20 Literature of the Eighteenth Century
18th Century = Age of Reason, Enlightenment Profound changes took place in western world European and African populations in North America – from 250,000 in 1700 to 5,000,000 in 1800 Continuous westward expansion displaced Native Americans Iroquois Confederacy = Mohawk, Oneida, Onondaga, Cayuga, Seneca, Tuscarora nations, aligned with French British won the French and Indian war nevertheless and took control of most of the territory east of Mississippi Ethnic diversity, economic strength, Enlightenment ideals laid foundation for the United States

21 Functions of the Writers of the Colonial Period
1. A searching inquiry in all aspects of the world around. 2. Interest in the classics as well as in the Bible. 3. Interest in nature - the "absentee landlord" phenomenon. 4. Interest in science and scientific experiments. 5. Optimism - experiments in utopian communities 6. Sense of a person's duty to succeed. 7. Constant search of the self - emphasis on individualism in: a. personal religion. b. study of the Bible for personal interpretation.

22 Common Beliefs 1. Faith in natural goodness - a human is born without taint or sin; the concept of tabula rasa or blank slate. 2. Perfectibility of a human being - it is possible to improve situations of birth, economy, society, and religion. 3. The sovereignty of reason - echoes of Rene Descartes' cogito ergo sum or I think, therefore, I am (as the first certitude in resolving universal doubt.) 4. Universal benevolence - the attitude of helping everyone. 5. Outdated social institutions cause unsociable behavior - religious, social, economic, and political institutions, which have not modernized, force individuals into unacceptable behavior.

23 Democratic Origins and Revolutionary Writers, 1776-1820
The hard-fought American Revolution against Britain ( ) was the first modern war of liberation against a colonial power. The triumph of American independence seemed to many at the time a divine sign that America and her people were destined for greatness. Military victory fanned nationalistic hopes for a great new literature. Yet with the exception of outstanding political writing, few works of note appeared during or soon after the Revolution.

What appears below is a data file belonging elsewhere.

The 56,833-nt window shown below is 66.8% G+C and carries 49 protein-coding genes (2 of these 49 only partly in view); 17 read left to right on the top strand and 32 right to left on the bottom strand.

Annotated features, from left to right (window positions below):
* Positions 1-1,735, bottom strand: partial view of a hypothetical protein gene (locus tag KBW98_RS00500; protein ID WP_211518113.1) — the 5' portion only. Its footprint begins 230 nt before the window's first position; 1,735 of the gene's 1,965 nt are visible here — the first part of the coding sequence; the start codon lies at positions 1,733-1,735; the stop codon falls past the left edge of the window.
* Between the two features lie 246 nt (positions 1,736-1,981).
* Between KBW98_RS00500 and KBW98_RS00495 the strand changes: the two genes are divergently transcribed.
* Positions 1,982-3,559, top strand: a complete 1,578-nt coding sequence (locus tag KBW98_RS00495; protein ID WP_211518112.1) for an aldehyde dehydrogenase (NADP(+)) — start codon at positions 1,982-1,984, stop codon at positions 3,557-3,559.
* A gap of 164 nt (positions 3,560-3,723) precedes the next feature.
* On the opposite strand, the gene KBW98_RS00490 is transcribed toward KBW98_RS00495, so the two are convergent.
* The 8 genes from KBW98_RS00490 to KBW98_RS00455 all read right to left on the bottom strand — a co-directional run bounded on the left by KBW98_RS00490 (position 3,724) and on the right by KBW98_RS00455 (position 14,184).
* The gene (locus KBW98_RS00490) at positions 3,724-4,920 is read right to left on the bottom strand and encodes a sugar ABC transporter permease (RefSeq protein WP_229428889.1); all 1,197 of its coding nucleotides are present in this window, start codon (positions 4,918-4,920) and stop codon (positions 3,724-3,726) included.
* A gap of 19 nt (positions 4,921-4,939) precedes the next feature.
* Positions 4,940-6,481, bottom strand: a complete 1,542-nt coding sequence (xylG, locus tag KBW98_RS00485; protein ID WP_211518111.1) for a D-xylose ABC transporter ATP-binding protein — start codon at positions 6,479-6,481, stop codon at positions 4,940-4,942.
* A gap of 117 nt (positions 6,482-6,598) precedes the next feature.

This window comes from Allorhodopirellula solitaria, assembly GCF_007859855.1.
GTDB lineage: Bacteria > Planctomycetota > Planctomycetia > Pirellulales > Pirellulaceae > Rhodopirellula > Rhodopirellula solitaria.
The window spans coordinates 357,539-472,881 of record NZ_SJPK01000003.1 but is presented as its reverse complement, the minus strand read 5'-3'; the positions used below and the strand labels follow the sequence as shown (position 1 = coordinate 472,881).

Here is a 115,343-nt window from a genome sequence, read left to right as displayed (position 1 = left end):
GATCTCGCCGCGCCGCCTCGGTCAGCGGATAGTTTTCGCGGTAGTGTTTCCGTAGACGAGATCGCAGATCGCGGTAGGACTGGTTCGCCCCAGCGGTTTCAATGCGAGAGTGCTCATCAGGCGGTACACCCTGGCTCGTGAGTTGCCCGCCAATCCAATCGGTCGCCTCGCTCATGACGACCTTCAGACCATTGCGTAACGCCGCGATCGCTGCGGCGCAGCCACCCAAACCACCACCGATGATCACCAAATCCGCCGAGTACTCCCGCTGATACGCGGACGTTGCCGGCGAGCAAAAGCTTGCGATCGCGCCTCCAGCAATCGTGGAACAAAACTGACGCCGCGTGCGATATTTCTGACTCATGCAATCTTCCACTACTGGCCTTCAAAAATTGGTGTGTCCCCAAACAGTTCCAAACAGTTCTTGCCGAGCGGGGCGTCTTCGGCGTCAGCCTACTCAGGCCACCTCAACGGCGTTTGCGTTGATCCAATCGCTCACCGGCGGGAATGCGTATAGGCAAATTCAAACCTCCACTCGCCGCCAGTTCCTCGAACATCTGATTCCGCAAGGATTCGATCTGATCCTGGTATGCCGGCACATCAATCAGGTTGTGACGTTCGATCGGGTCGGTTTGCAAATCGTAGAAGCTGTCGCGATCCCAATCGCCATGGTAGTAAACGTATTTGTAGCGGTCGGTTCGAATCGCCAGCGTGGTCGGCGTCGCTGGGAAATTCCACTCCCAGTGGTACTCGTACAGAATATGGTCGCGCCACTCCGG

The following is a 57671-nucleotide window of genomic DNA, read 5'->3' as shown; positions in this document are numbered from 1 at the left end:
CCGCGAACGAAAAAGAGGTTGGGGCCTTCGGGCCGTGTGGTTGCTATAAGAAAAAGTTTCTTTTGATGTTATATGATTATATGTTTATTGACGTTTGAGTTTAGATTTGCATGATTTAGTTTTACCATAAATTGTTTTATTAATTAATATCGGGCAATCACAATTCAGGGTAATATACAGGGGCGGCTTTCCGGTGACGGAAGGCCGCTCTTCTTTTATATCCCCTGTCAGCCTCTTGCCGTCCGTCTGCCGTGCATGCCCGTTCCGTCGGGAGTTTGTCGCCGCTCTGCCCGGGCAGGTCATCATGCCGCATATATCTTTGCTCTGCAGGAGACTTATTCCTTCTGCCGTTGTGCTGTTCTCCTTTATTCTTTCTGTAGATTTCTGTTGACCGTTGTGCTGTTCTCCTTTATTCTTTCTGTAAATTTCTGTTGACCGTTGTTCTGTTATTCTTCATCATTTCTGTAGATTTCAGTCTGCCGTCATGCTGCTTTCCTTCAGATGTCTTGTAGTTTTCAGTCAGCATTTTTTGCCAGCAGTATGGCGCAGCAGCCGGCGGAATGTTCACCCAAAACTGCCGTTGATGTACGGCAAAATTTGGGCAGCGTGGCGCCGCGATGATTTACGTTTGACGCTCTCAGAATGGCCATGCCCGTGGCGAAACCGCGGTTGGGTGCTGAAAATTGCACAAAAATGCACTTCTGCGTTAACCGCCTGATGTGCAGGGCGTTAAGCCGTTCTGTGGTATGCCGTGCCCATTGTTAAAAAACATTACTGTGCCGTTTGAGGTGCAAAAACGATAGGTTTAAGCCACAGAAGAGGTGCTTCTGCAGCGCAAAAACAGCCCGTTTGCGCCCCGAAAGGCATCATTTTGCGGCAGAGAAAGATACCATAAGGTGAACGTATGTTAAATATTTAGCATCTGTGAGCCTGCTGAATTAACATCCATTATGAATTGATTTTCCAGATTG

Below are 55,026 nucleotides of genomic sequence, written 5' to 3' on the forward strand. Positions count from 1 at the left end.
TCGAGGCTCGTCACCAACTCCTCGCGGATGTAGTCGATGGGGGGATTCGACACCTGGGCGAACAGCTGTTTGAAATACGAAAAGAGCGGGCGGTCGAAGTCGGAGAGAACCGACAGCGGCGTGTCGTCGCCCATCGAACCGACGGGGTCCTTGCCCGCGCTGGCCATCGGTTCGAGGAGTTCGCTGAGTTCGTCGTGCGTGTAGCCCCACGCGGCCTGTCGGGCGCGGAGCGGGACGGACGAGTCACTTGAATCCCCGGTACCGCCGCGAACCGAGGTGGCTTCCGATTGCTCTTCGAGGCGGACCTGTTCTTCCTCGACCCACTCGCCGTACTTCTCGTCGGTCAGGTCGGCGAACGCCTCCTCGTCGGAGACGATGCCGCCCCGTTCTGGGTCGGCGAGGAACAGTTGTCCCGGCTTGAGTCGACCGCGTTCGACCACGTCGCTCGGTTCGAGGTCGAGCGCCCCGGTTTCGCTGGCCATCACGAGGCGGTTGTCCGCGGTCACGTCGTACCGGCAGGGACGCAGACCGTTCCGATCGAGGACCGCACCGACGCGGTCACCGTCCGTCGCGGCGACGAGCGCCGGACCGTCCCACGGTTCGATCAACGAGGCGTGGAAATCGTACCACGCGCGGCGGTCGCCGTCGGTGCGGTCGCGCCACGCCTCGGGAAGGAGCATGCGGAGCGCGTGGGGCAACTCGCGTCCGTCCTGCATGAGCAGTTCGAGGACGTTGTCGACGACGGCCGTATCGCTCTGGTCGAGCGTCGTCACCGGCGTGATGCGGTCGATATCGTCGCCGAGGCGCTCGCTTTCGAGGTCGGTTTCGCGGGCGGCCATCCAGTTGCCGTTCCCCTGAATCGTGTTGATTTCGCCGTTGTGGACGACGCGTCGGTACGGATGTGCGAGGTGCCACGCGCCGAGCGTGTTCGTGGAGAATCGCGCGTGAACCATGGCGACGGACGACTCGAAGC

24 Democratic Origins and Revolutionary Writers, 1776-1820
American books were harshly reviewed in England. Americans were painfully aware of their excessive dependence on English literary models. The search for a native literature became a national obsession. As one American magazine editor wrote, around 1816, "Dependence is a state of degradation fraught with disgrace, and to be dependent on a foreign mind for what we can ourselves produce is to add to the crime of indolence the weakness of stupidity."

25 American Writers James Fenimore Cooper Thomas Paine

26 Democratic Origins and Revolutionary Writers, 1776-1820
Moreover, the heady challenges of building a new nation attracted talented and educated people to politics, law, and diplomacy. These pursuits brought honor, glory, and financial security. Writing, on the other hand, did not pay. Early American writers, now separated from England, effectively had no modern publishers, no audience, and no adequate legal protection. Editorial assistance, distribution, and publicity were rudimentary.

27 Because imported authorized editions were more expensive and could not compete with pirated ones, the copyright situation damaged foreign authors such as Sir Walter Scott and Charles Dickens, along with American authors. But at least the foreign authors had already been paid by their original publishers and were already well known. Americans such as James Fenimore Cooper not only failed to receive adequate payment, but they had to suffer seeing their works pirated under their noses. Cooper's first successful book, The Spy (1821), was pirated by four different printers within a month of its appearance. Ironically, the copyright law of 1790, which allowed pirating, was nationalistic in intent. Drafted by Noah Webster, the great lexicographer who later compiled an American dictionary, the law protected only the work of American authors; it was felt that English writers should look out for themselves.